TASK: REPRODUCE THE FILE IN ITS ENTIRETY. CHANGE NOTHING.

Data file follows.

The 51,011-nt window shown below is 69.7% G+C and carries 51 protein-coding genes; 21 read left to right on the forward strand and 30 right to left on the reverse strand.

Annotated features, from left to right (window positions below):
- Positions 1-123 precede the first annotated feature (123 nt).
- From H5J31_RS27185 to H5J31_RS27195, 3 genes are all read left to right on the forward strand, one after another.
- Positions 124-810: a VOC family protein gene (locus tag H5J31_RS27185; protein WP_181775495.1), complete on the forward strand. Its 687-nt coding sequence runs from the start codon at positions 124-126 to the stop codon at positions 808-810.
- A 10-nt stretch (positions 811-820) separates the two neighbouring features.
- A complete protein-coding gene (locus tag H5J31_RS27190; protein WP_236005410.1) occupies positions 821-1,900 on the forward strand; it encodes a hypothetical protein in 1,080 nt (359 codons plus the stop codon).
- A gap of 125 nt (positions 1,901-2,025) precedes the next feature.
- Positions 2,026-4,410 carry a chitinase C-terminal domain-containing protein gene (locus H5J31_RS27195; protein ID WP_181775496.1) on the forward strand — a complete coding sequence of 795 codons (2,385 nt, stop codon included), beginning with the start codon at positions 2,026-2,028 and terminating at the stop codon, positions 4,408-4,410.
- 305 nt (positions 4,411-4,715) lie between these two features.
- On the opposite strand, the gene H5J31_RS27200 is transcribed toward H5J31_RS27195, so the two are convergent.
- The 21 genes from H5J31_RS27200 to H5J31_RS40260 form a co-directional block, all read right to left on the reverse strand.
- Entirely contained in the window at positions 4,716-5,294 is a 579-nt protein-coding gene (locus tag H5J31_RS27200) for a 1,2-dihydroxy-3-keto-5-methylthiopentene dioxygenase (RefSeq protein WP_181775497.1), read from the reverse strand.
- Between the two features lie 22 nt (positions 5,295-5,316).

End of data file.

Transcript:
The 51,011-nt window shown below is 69.7% G+C and carries 51 protein-coding genes; 21 read left to right on the forward strand and 30 right to left on the reverse strand.

Annotated features, from left to right (window positions below):
- Positions 1-123 precede the first annotated feature (123 nt).
- From H5J31_RS27185 to H5J31_RS27195, 3 genes are all read left to right on the forward strand, one after another.
- Positions 124-810: a VOC family protein gene (locus tag H5J31_RS27185; protein WP_181775495.1), complete on the forward strand. Its 687-nt coding sequence runs from the start codon at positions 124-126 to the stop codon at positions 808-810.
- A 10-nt stretch (positions 811-820) separates the two neighbouring features.
- A complete protein-coding gene (locus tag H5J31_RS27190; protein WP_236005410.1) occupies positions 821-1,900 on the forward strand; it encodes a hypothetical protein in 1,080 nt (359 codons plus the stop codon).
- A gap of 125 nt (positions 1,901-2,025) precedes the next feature.
- Positions 2,026-4,410 carry a chitinase C-terminal domain-containing protein gene (locus H5J31_RS27195; protein ID WP_181775496.1) on the forward strand — a complete coding sequence of 795 codons (2,385 nt, stop codon included), beginning with the start codon at positions 2,026-2,028 and terminating at the stop codon, positions 4,408-4,410.
- 305 nt (positions 4,411-4,715) lie between these two features.
- On the opposite strand, the gene H5J31_RS27200 is transcribed toward H5J31_RS27195, so the two are convergent.
- The 21 genes from H5J31_RS27200 to H5J31_RS40260 form a co-directional block, all read right to left on the reverse strand.
- Entirely contained in the window at positions 4,716-5,294 is a 579-nt protein-coding gene (locus tag H5J31_RS27200) for a 1,2-dihydroxy-3-keto-5-methylthiopentene dioxygenase (RefSeq protein WP_181775497.1), read from the reverse strand.
- Between the two features lie 22 nt (positions 5,295-5,316).